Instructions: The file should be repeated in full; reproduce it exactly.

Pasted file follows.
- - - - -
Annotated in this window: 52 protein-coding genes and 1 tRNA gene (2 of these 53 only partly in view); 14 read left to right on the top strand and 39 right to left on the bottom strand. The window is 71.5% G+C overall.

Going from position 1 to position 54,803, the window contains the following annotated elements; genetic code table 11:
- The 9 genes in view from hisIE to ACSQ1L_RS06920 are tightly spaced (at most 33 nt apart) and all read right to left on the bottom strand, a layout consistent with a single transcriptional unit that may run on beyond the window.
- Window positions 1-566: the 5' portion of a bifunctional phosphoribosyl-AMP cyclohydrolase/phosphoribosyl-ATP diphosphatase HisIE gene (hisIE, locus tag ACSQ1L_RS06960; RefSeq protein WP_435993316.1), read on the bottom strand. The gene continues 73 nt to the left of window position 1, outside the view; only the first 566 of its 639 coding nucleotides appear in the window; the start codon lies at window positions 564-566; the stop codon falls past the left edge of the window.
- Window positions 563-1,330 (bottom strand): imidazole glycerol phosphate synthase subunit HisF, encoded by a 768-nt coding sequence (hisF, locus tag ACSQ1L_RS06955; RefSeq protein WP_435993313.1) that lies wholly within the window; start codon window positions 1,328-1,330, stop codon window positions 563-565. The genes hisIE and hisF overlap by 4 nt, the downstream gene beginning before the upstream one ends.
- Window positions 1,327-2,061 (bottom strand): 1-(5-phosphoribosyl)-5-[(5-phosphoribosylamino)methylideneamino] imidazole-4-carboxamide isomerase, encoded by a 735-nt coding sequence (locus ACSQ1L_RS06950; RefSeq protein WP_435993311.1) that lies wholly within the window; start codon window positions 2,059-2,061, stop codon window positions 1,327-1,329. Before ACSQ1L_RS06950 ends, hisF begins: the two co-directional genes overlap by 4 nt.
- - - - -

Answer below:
Annotated in this window: 52 protein-coding genes and 1 tRNA gene (2 of these 53 only partly in view); 14 read left to right on the top strand and 39 right to left on the bottom strand. The window is 71.5% G+C overall.

Going from position 1 to position 54,803, the window contains the following annotated elements; genetic code table 11:
- The 9 genes in view from hisIE to ACSQ1L_RS06920 are tightly spaced (at most 33 nt apart) and all read right to left on the bottom strand, a layout consistent with a single transcriptional unit that may run on beyond the window.
- Window positions 1-566: the 5' portion of a bifunctional phosphoribosyl-AMP cyclohydrolase/phosphoribosyl-ATP diphosphatase HisIE gene (hisIE, locus tag ACSQ1L_RS06960; RefSeq protein WP_435993316.1), read on the bottom strand. The gene continues 73 nt to the left of window position 1, outside the view; only the first 566 of its 639 coding nucleotides appear in the window; the start codon lies at window positions 564-566; the stop codon falls past the left edge of the window.
- Window positions 563-1,330 (bottom strand): imidazole glycerol phosphate synthase subunit HisF, encoded by a 768-nt coding sequence (hisF, locus tag ACSQ1L_RS06955; RefSeq protein WP_435993313.1) that lies wholly within the window; start codon window positions 1,328-1,330, stop codon window positions 563-565. The genes hisIE and hisF overlap by 4 nt, the downstream gene beginning before the upstream one ends.
- Window positions 1,327-2,061 (bottom strand): 1-(5-phosphoribosyl)-5-[(5-phosphoribosylamino)methylideneamino] imidazole-4-carboxamide isomerase, encoded by a 735-nt coding sequence (locus ACSQ1L_RS06950; RefSeq protein WP_435993311.1) that lies wholly within the window; start codon window positions 2,059-2,061, stop codon window positions 1,327-1,329. Before ACSQ1L_RS06950 ends, hisF begins: the two co-directional genes overlap by 4 nt.